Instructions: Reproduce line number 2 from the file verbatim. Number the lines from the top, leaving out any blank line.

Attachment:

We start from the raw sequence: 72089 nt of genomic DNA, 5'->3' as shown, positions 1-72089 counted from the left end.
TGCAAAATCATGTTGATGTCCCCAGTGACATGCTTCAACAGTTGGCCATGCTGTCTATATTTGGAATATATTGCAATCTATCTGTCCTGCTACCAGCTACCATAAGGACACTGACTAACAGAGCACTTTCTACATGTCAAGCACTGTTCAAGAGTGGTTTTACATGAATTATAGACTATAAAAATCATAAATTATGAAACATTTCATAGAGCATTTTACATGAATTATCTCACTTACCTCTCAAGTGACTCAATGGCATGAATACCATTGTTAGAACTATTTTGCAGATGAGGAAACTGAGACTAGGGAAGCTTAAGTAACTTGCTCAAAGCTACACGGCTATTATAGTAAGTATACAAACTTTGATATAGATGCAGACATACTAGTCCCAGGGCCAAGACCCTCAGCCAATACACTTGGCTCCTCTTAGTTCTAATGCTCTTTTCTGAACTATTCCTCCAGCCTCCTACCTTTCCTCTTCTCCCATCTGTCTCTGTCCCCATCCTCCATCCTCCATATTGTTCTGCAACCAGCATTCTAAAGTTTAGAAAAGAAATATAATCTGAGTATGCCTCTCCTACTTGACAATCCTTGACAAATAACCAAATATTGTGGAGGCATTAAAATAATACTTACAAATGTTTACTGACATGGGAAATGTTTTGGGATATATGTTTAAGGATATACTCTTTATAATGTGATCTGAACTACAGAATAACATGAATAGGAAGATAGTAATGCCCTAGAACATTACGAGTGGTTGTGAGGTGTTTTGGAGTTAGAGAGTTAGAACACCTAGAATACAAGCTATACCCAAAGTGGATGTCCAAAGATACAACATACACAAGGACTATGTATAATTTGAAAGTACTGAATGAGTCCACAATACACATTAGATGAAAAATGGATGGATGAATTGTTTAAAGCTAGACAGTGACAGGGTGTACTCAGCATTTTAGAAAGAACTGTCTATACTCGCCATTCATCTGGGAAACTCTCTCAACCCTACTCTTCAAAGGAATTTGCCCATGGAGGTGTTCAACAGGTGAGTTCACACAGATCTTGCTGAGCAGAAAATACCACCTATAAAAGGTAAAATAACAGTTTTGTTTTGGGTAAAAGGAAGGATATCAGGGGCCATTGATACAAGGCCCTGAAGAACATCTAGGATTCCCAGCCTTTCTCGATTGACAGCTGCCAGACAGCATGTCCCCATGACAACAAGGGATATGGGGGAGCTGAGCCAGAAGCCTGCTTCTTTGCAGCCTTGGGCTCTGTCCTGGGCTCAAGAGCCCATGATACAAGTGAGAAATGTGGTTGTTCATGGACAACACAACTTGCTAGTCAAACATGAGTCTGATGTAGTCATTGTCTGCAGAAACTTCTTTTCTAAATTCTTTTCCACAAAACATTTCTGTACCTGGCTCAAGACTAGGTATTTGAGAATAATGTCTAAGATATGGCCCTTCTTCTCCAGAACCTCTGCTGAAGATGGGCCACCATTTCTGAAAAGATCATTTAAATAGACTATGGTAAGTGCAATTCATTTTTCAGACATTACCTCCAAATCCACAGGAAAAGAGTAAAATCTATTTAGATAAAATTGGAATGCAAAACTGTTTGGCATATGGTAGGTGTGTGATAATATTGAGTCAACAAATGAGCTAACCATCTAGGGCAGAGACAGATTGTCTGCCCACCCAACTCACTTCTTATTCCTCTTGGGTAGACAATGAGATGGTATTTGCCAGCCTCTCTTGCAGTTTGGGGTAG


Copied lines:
TGCAAAATCATGTTGATGTCCCCAGTGACATGCTTCAACAGTTGGCCATGCTGTCTATATTTGGAATATATTGCAATCTATCTGTCCTGCTACCAGCTACCATAAGGACACTGACTAACAGAGCACTTTCTACATGTCAAGCACTGTTCAAGAGTGGTTTTACATGAATTATAGACTATAAAAATCATAAATTATGAAACATTTCATAGAGCATTTTACATGAATTATCTCACTTACCTCTCAAGTGACTCAATGGCATGAATACCATTGTTAGAACTATTTTGCAGATGAGGAAACTGAGACTAGGGAAGCTTAAGTAACTTGCTCAAAGCTACACGGCTATTATAGTAAGTATACAAACTTTGATATAGATGCAGACATACTAGTCCCAGGGCCAAGACCCTCAGCCAATACACTTGGCTCCTCTTAGTTCTAATGCTCTTTTCTGAACTATTCCTCCAGCCTCCTACCTTTCCTCTTCTCCCATCTGTCTCTGTCCCCATCCTCCATCCTCCATATTGTTCTGCAACCAGCATTCTAAAGTTTAGAAAAGAAATATAATCTGAGTATGCCTCTCCTACTTGACAATCCTTGACAAATAACCAAATATTGTGGAGGCATTAAAATAATACTTACAAATGTTTACTGACATGGGAAATGTTTTGGGATATATGTTTAAGGATATACTCTTTATAATGTGATCTGAACTACAGAATAACATGAATAGGAAGATAGTAATGCCCTAGAACATTACGAGTGGTTGTGAGGTGTTTTGGAGTTAGAGAGTTAGAACACCTAGAATACAAGCTATACCCAAAGTGGATGTCCAAAGATACAACATACACAAGGACTATGTATAATTTGAAAGTACTGAATGAGTCCACAATACACATTAGATGAAAAATGGATGGATGAATTGTTTAAAGCTAGACAGTGACAGGGTGTACTCAGCATTTTAGAAAGAACTGTCTATACTCGCCATTCATCTGGGAAACTCTCTCAACCCTACTCTTCAAAGGAATTTGCCCATGGAGGTGTTCAACAGGTGAGTTCACACAGATCTTGCTGAGCAGAAAATACCACCTATAAAAGGTAAAATAACAGTTTTGTTTTGGGTAAAAGGAAGGATATCAGGGGCCATTGATACAAGGCCCTGAAGAACATCTAGGATTCCCAGCCTTTCTCGATTGACAGCTGCCAGACAGCATGTCCCCATGACAACAAGGGATATGGGGGAGCTGAGCCAGAAGCCTGCTTCTTTGCAGCCTTGGGCTCTGTCCTGGGCTCAAGAGCCCATGATACAAGTGAGAAATGTGGTTGTTCATGGACAACACAACTTGCTAGTCAAACATGAGTCTGATGTAGTCATTGTCTGCAGAAACTTCTTTTCTAAATTCTTTTCCACAAAACATTTCTGTACCTGGCTCAAGACTAGGTATTTGAGAATAATGTCTAAGATATGGCCCTTCTTCTCCAGAACCTCTGCTGAAGATGGGCCACCATTTCTGAAAAGATCATTTAAATAGACTATGGTAAGTGCAATTCATTTTTCAGACATTACCTCCAAATCCACAGGAAAAGAGTAAAATCTATTTAGATAAAATTGGAATGCAAAACTGTTTGGCATATGGTAGGTGTGTGATAATATTGAGTCAACAAATGAGCTAACCATCTAGGGCAGAGACAGATTGTCTGCCCACCCAACTCACTTCTTATTCCTCTTGGGTAGACAATGAGATGGTATTTGCCAGCCTCTCTTGCAGTTTGGGGTAG